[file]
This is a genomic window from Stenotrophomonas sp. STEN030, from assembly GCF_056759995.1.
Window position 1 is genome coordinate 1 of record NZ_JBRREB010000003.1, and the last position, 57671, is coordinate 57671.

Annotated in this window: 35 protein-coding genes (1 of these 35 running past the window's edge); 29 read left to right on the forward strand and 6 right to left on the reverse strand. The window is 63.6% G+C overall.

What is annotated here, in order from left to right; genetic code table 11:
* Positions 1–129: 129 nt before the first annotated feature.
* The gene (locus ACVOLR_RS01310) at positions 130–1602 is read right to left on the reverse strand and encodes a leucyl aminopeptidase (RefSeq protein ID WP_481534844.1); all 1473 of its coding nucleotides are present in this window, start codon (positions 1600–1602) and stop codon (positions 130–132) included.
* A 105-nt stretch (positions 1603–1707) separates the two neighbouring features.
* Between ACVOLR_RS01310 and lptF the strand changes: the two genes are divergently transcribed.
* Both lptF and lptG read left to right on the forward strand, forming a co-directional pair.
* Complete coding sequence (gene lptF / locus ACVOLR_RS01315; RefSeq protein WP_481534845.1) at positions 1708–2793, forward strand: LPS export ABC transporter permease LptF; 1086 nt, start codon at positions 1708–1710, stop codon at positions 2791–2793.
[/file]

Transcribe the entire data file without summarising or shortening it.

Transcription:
This is a genomic window from Stenotrophomonas sp. STEN030, from assembly GCF_056759995.1.
Window position 1 is genome coordinate 1 of record NZ_JBRREB010000003.1, and the last position, 57671, is coordinate 57671.

Annotated in this window: 35 protein-coding genes (1 of these 35 running past the window's edge); 29 read left to right on the forward strand and 6 right to left on the reverse strand. The window is 63.6% G+C overall.

What is annotated here, in order from left to right; genetic code table 11:
* Positions 1–129: 129 nt before the first annotated feature.
* The gene (locus ACVOLR_RS01310) at positions 130–1602 is read right to left on the reverse strand and encodes a leucyl aminopeptidase (RefSeq protein ID WP_481534844.1); all 1473 of its coding nucleotides are present in this window, start codon (positions 1600–1602) and stop codon (positions 130–132) included.
* A 105-nt stretch (positions 1603–1707) separates the two neighbouring features.
* Between ACVOLR_RS01310 and lptF the strand changes: the two genes are divergently transcribed.
* Both lptF and lptG read left to right on the forward strand, forming a co-directional pair.
* Complete coding sequence (gene lptF / locus ACVOLR_RS01315; RefSeq protein WP_481534845.1) at positions 1708–2793, forward strand: LPS export ABC transporter permease LptF; 1086 nt, start codon at positions 1708–1710, stop codon at positions 2791–2793.